Pathogen-Free Pigs Valued At $350,000 Each Offer Hope To People With Type 1 Diabetes
“Pig Sty” may no longer be an appropriate term for a messy, dirty environment. A herd of pathogen-free pigs from a remote island in the South Pacific Ocean promises to produce a virtually endless supply of beta cell-filled islets that may cure or dramatically alter therapy for Type 1 (insulin-dependent) diabetics. From Insulin Nation, Woburn, MA
Woburn, MA (PRWEB) June 09, 2013
Connecting shipwrecked sailors from the 19th century to a potential cure or long-lasting implantable therapy for Type 1 diabetes may seem a stretch. InsulinNation.com, an online source for persons with diabetes, published an article June 5 that tells how Living Cell Technologies, a New Zealand company focused on porcine islet cell encapsulation and implantation, is using beta-cell filled islets taken from newborn, disease-free piglets to potentially cure or dramatically alter therapy in Type 1 patients.
According to the article in Insulin Nation, the breeder of these pigs, Living Cell Technologies, is currently testing islet transplants into humans in Argentina, Russia, China, and their own country. Starting with a herd of 8 Auckland Island pigs in 1986, LCT now has more than 1,000 virus and disease-free pigs breeding 3 times per year. Some estimate the value of each pig at $350,000. If they offer hope of diabetes remission in Type 1 diabetes, that might be a low estimate.
The pigs Living Cell Technologies uses to breed four-legged therapy would not exist without the concern of Captain Abraham Bristow for the welfare of shipwrecked sailors in 1807. That´s when Bristow released a small herd of pigs on Auckland Island, a remote place halfway between New Zealand and the Antarctic, whose rocky approaches spawned many shipwrecks among seal and whaling parties in the 19th century. Out of a similar concern for stranded mariners, more pigs were introduced to the island before 1850. But by 1899, the shipwrecked sailors were gone, and only the pigs remained.
The pigs of Auckland Island spent almost 100 years without human contact and thus reproduced themselves without contamination by any human-borne viruses or diseases. The Auckland Island pigs thrived and multiplied, to the point where they threatened the entire ecosystem of the island. By the mid-1980s, conservation and wildlife officials in New Zealand decided to cull the herds and to bring some pigs back to the mainland for study. At that point, the Auckland Island pigs were deemed the only virus-free pigs on the planet. At an estimated value of $350,000 each, they´ll never be used for bacon.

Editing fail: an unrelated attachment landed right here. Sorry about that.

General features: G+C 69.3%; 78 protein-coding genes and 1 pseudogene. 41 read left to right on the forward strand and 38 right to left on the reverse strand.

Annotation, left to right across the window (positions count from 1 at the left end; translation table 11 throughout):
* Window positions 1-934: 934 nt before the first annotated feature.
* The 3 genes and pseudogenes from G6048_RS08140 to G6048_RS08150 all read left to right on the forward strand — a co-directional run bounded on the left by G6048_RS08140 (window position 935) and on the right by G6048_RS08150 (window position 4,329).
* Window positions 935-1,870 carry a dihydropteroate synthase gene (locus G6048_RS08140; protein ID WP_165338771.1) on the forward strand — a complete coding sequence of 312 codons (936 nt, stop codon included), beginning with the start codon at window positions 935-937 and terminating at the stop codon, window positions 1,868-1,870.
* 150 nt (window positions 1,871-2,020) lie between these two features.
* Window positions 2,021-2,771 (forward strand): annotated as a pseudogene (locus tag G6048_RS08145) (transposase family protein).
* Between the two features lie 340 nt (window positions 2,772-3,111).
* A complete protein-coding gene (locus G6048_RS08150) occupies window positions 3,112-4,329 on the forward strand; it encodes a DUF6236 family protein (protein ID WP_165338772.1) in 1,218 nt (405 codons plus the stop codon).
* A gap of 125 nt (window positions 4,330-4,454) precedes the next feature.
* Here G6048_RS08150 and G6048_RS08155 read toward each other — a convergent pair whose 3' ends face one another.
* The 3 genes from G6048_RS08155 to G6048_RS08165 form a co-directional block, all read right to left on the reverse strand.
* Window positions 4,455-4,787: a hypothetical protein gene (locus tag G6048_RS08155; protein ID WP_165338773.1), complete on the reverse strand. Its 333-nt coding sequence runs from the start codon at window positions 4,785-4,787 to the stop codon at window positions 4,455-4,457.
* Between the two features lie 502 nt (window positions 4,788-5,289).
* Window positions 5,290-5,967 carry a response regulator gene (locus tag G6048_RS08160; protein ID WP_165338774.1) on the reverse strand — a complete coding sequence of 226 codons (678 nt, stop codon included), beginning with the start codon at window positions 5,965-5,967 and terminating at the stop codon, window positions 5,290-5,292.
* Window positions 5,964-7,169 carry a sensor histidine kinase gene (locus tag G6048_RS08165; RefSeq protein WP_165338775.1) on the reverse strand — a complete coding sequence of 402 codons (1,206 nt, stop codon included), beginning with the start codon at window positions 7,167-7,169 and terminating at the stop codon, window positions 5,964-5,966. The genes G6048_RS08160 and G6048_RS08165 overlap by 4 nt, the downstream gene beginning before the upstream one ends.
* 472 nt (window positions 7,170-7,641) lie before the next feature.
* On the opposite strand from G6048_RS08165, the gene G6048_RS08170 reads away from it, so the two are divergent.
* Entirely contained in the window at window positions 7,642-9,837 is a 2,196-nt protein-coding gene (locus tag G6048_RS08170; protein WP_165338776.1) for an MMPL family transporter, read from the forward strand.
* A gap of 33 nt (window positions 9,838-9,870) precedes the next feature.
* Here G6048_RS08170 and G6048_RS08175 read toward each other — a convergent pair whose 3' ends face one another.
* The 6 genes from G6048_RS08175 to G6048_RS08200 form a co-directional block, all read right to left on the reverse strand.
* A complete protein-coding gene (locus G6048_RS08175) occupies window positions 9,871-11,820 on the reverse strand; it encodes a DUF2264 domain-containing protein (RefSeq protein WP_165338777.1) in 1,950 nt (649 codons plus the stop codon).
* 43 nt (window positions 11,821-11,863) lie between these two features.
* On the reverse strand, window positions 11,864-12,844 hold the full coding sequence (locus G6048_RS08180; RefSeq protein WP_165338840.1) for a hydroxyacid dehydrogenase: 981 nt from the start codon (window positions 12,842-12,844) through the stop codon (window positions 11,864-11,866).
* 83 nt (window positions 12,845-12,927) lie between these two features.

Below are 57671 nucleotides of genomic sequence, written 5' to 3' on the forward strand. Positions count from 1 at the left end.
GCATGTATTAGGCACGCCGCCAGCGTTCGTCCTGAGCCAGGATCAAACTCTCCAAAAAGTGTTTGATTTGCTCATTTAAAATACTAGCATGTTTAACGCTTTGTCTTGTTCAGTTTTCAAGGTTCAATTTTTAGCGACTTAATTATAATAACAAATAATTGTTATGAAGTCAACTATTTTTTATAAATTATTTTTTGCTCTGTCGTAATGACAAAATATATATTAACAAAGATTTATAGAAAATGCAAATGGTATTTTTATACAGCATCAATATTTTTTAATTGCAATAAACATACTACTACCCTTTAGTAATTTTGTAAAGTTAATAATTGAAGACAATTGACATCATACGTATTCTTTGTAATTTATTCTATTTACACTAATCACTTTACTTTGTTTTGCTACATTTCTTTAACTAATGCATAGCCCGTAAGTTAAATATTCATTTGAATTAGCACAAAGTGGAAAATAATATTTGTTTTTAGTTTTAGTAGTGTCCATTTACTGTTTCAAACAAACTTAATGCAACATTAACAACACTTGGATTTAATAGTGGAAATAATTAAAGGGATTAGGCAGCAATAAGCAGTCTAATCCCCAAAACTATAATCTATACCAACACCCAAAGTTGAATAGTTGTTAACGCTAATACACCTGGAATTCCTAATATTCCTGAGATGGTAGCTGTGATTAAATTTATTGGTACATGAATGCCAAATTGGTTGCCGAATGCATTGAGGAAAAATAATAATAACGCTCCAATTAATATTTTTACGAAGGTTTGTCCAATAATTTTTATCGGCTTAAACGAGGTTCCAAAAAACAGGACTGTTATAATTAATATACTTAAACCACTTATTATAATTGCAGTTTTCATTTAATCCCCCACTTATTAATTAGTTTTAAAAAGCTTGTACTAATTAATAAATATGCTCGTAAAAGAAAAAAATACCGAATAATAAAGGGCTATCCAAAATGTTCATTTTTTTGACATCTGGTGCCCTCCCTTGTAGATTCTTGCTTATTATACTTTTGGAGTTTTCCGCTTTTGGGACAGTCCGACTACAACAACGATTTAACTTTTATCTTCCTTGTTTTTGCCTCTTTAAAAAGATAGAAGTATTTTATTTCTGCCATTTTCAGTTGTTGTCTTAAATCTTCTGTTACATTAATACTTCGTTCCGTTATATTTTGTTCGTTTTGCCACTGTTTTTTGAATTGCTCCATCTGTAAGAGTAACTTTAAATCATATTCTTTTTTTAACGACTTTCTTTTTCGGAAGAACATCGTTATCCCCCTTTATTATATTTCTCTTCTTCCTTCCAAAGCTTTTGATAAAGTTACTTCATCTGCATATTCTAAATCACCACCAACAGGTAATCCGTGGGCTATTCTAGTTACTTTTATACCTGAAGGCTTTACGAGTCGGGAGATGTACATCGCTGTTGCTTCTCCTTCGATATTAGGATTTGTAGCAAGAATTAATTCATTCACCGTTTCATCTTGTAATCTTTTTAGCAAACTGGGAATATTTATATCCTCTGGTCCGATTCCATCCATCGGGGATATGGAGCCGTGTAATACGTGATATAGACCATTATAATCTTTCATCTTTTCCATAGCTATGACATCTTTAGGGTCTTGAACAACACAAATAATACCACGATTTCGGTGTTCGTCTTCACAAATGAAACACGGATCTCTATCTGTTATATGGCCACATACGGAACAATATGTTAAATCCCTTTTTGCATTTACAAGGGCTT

In 1986, Living Cell Technologies (LCT), acquired the company´s first herd of 8 Auckland Island pigs. The company has been breeding pathogen-free pigs for use as a source of islet cells for transplantation into people with diabetes since 1986. “LCT was the first company to enter clinical trials using these therapeutic porcine cell implants, so we´ve really led the field in this work, ”according to Andrea Grant, now LCT´s Managing Director and CEO. The company´s flagship product is Diabecell®, an implantable diabetes therapy using encapsulated porcine islets. After transplantation, the islets promote new beta cell growth and ward off immune system attack, without using immunosuppression therapy, in people with Type 1 diabetes.
More details at the article in Insulin Nation.
SelfRx is a Massachusetts-based corporation, poised to become the premier digital platform for chronic care conditions. Insulin Nation, its lead online resource, is produced by EPS Communications (http://www.epscomm.com), a marketing, design, and communications firm based in Woburn, MA, that has published Health Matters magazine and also produced the “Extreme Diabetes Makeover”. For further information about SelfRx (selfrx.com), Insulin Nation (insulinnation.com), or to schedule an interview, contact Martin Hensel at martin(at)insulinnation(dot)com or at 617-993-6605.
For the original version on PRWeb visit: http://www.prweb.com/releases/prweb2013/6/prweb10810202.htm